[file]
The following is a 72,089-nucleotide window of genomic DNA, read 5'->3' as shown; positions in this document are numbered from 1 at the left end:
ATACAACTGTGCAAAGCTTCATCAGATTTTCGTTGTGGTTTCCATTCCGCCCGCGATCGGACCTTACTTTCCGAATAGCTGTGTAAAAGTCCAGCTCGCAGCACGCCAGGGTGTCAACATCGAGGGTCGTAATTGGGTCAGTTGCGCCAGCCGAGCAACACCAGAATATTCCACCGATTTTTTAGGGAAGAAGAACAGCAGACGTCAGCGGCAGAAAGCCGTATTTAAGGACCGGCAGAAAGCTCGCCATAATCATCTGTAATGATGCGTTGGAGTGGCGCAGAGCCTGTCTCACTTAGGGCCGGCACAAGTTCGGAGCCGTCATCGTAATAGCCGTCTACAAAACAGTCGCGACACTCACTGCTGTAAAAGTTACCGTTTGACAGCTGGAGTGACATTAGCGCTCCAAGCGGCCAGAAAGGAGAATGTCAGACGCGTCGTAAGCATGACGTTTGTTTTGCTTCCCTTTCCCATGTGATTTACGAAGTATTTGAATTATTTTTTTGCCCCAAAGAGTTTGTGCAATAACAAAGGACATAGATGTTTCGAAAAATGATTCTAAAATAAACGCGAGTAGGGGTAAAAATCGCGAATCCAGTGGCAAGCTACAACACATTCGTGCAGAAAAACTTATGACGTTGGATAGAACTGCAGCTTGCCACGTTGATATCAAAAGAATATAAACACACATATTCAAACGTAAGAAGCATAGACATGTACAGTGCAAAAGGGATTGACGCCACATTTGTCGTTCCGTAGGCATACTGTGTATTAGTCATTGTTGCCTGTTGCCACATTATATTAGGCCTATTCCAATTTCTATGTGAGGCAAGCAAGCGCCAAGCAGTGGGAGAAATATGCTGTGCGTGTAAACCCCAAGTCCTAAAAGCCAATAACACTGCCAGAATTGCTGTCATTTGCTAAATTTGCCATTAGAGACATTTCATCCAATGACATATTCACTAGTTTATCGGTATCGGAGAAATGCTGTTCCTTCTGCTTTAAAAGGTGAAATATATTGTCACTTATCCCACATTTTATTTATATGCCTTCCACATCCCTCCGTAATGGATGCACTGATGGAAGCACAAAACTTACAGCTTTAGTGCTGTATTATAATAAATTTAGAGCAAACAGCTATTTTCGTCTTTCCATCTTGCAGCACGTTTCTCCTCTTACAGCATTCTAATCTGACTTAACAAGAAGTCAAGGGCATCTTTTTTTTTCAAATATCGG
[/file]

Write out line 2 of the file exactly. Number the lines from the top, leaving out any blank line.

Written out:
ATACAACTGTGCAAAGCTTCATCAGATTTTCGTTGTGGTTTCCATTCCGCCCGCGATCGGACCTTACTTTCCGAATAGCTGTGTAAAAGTCCAGCTCGCAGCACGCCAGGGTGTCAACATCGAGGGTCGTAATTGGGTCAGTTGCGCCAGCCGAGCAACACCAGAATATTCCACCGATTTTTTAGGGAAGAAGAACAGCAGACGTCAGCGGCAGAAAGCCGTATTTAAGGACCGGCAGAAAGCTCGCCATAATCATCTGTAATGATGCGTTGGAGTGGCGCAGAGCCTGTCTCACTTAGGGCCGGCACAAGTTCGGAGCCGTCATCGTAATAGCCGTCTACAAAACAGTCGCGACACTCACTGCTGTAAAAGTTACCGTTTGACAGCTGGAGTGACATTAGCGCTCCAAGCGGCCAGAAAGGAGAATGTCAGACGCGTCGTAAGCATGACGTTTGTTTTGCTTCCCTTTCCCATGTGATTTACGAAGTATTTGAATTATTTTTTTGCCCCAAAGAGTTTGTGCAATAACAAAGGACATAGATGTTTCGAAAAATGATTCTAAAATAAACGCGAGTAGGGGTAAAAATCGCGAATCCAGTGGCAAGCTACAACACATTCGTGCAGAAAAACTTATGACGTTGGATAGAACTGCAGCTTGCCACGTTGATATCAAAAGAATATAAACACACATATTCAAACGTAAGAAGCATAGACATGTACAGTGCAAAAGGGATTGACGCCACATTTGTCGTTCCGTAGGCATACTGTGTATTAGTCATTGTTGCCTGTTGCCACATTATATTAGGCCTATTCCAATTTCTATGTGAGGCAAGCAAGCGCCAAGCAGTGGGAGAAATATGCTGTGCGTGTAAACCCCAAGTCCTAAAAGCCAATAACACTGCCAGAATTGCTGTCATTTGCTAAATTTGCCATTAGAGACATTTCATCCAATGACATATTCACTAGTTTATCGGTATCGGAGAAATGCTGTTCCTTCTGCTTTAAAAGGTGAAATATATTGTCACTTATCCCACATTTTATTTATATGCCTTCCACATCCCTCCGTAATGGATGCACTGATGGAAGCACAAAACTTACAGCTTTAGTGCTGTATTATAATAAATTTAGAGCAAACAGCTATTTTCGTCTTTCCATCTTGCAGCACGTTTCTCCTCTTACAGCATTCTAATCTGACTTAACAAGAAGTCAAGGGCATCTTTTTTTTTCAAATATCGG